The clear implication of this historical review is the conclusion that the special urgency suggested by the "forthwith" language of R. 5:8-2(e) was actually intended to be reserved for those situations in which the juvenile is retained in custody. Thus, while all juvenile matters must be tried as promptly as possible, we are satisfied that the primary thrust of the "forthwith" provision applies where a juvenile taken into custody under R. 5:8-2 is not immediately released and the underlying charge must be tried within the time frame of R. 5:8-6(d). In that situation a juvenile is entitled to know the precise nature of the charge forthwith in order to commence preparation of his defenses and responses thereto. A juvenile who is immediately released after being taken into custody, on the other hand, is for all practical purposes in no different a position than a juvenile who has not been taken into custody at all. And where there has been no initial custody there is neither a rule nor statute, other than the unreasonable delay provision of R. 3:25-2, prescribing a time period in which the complaint must be filed. We are, therefore, of the view that noncompliance by an officer with the forthwith provision of R. 5:8-2(e) when the juvenile has been promptly released, should not result in the automatic vitiation of further proceedings. Such a result is not only not required by constitutional mandate but would also run counter to and frustrate the Juvenile Court's essentially rehabilitative *114 function by unnecessarily depriving a juvenile in need thereof of the rehabilitative opportunities afforded by it. See State in Interest of J.J., 132 N.J. Super. 464 (J. & D.R. Ct. 1975). We hold, therefore, that the speedy trial rights of a nondetained juvenile are to be determined by application of the balancing test of Barker, supra, with special consideration to be given by the Juvenile Court judge to the effect of dismissal or nondismissal on the rehabilitative aspect of the juvenile justice system.

The State here urges that the delay was caused exclusively by reason of "administrative difficulties" in the local police department. We note that the juveniles waited some months after service of the respective complaints upon them before bringing on these dismissal motions. We further note that the release forms signed by their respective adult guardians, requiring each to produce the juvenile at "the court hearing on the charges pending against him" are certainly suggestive of the conclusion that the guardians were aware that the release of the juveniles into their respective custody did not constitute a final termination of the matter. No specific prejudice to the juveniles resulting from the delay in filing the complaints was urged below. Since, however, the trial judge did not consider the component factors of the Barker balancing test to be relevant, neither these matters nor such other facts bearing upon those factors were fully explored. In the interest of justice, we regard it as appropriate that that opportunity be afforded now and a determination made in the case of each of these juveniles as to whether under the precepts of Barker and considering the rehabilitative function of the court process, the delay in the filing of either of the complaints was unreasonable.[3]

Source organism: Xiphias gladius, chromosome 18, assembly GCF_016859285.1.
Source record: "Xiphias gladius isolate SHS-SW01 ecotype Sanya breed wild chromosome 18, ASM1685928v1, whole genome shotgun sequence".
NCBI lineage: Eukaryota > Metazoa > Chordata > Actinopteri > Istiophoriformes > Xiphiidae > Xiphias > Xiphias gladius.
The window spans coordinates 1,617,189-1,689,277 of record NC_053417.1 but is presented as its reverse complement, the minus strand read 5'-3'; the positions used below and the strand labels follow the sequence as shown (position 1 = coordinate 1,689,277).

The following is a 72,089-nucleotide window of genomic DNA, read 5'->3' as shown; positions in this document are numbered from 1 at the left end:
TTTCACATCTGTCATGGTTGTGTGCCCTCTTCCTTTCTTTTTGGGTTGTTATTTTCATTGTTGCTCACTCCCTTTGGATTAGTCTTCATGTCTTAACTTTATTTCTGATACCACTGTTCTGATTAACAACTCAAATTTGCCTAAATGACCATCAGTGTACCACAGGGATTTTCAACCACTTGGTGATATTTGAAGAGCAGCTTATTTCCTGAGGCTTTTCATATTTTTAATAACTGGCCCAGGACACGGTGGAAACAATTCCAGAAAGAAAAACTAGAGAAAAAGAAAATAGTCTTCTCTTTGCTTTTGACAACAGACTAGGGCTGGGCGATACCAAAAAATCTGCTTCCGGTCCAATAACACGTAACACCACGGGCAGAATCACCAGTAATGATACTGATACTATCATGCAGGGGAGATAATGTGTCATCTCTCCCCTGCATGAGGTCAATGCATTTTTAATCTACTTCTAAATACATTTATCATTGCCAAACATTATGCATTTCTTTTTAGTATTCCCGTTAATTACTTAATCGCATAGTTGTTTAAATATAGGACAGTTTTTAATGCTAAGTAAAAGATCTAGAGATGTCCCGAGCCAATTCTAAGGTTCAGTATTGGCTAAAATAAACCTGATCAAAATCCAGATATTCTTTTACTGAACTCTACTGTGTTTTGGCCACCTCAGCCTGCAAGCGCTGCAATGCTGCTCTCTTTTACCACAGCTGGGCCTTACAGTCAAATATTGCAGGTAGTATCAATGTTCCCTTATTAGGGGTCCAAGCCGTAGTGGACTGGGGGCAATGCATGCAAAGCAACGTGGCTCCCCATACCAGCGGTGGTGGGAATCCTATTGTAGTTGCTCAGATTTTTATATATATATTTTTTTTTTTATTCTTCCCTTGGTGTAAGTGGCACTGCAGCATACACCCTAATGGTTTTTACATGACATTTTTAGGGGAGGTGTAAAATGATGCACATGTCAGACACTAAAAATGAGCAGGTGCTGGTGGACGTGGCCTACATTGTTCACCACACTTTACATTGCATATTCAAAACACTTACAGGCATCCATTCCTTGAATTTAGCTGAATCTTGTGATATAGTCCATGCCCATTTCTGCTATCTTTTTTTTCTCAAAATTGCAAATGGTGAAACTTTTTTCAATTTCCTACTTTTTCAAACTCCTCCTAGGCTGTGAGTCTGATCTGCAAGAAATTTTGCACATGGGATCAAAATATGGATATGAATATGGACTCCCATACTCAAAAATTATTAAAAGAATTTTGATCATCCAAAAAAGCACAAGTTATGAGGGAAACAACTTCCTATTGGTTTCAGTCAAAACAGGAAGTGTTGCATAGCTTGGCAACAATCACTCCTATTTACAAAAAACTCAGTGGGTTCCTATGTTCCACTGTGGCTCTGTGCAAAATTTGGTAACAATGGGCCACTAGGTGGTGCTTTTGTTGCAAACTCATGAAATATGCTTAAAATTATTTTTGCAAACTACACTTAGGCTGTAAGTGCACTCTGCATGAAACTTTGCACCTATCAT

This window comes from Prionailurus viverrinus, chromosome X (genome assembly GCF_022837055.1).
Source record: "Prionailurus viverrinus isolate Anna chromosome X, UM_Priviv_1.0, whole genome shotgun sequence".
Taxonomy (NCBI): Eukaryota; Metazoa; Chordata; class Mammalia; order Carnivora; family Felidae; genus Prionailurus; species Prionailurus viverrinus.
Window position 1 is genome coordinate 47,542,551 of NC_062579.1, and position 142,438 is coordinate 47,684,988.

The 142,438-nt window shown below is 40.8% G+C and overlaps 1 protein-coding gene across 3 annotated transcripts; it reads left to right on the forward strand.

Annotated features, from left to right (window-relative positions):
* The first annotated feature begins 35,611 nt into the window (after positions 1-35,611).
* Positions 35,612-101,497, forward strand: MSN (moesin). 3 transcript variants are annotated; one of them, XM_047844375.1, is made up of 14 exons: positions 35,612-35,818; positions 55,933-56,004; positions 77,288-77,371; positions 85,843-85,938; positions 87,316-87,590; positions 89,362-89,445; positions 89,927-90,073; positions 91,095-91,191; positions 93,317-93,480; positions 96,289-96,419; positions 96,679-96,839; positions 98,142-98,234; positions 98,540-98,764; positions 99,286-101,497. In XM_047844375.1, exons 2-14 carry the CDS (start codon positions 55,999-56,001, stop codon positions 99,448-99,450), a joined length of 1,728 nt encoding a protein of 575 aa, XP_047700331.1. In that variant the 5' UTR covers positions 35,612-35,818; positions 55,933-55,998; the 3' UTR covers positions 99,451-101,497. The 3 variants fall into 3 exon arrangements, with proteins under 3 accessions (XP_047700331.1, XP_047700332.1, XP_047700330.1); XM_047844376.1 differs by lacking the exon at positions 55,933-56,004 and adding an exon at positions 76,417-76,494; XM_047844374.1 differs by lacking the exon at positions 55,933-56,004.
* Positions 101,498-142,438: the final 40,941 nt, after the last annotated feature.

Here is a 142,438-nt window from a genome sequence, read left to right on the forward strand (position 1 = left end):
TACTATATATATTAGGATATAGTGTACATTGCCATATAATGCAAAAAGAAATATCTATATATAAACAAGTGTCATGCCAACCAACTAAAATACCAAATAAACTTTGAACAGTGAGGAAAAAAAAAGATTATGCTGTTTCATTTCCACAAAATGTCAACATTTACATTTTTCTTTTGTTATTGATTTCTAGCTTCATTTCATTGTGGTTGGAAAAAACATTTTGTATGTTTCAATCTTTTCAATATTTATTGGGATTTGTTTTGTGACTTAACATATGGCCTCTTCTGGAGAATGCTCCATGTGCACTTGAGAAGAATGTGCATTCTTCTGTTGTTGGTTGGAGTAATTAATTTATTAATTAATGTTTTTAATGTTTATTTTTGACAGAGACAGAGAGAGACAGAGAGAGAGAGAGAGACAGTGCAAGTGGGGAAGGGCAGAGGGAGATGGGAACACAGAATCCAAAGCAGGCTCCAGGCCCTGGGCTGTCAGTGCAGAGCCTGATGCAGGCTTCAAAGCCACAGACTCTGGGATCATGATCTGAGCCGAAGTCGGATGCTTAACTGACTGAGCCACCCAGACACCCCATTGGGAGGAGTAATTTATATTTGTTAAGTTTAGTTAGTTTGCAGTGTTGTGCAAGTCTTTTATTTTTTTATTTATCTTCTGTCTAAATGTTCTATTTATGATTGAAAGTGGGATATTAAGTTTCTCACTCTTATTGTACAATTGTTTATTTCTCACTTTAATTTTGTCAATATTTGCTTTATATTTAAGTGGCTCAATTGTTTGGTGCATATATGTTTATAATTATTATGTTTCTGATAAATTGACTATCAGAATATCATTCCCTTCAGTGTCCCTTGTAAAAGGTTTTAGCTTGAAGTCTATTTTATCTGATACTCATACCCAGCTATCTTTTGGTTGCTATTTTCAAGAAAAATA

*115 Reversed and remanded for further proceedings consistent herewith.


[1] These rules were again amended effective March 1, 1974 consistent with N.J.S.A. 2A:4-42 to 68, effective the same date.

[2] 18 U.S.C.A. ยง 5036 mandates the dismissal of charges against a youthful offender who is in detention pending trial if the trial is not held within 30 days from the date on which the detention began. And see United States v. Gonzalez-Gonzalez, 522 F.2d 1040 (9 Cir.1975); United States v. Cheyenne, 558 F.2d 902 (8 Cir.1977); United States v. Andy, 549 F.2d 1281 (9 Cir.1977).

[3] All of the motor vehicle counts arising under Title 39 and subject to the 30-day statute of limitations of N.J.S.A. 39:5-3 were dismissed by the court below as untimely filed. See State in Interest of B.H., 112 N.J. Super. 1 (J. & D.R. Ct. 1970). The State does not appeal that ruling and accordingly, the remand here is intended to apply only to those counts in the respective complaints not so barred.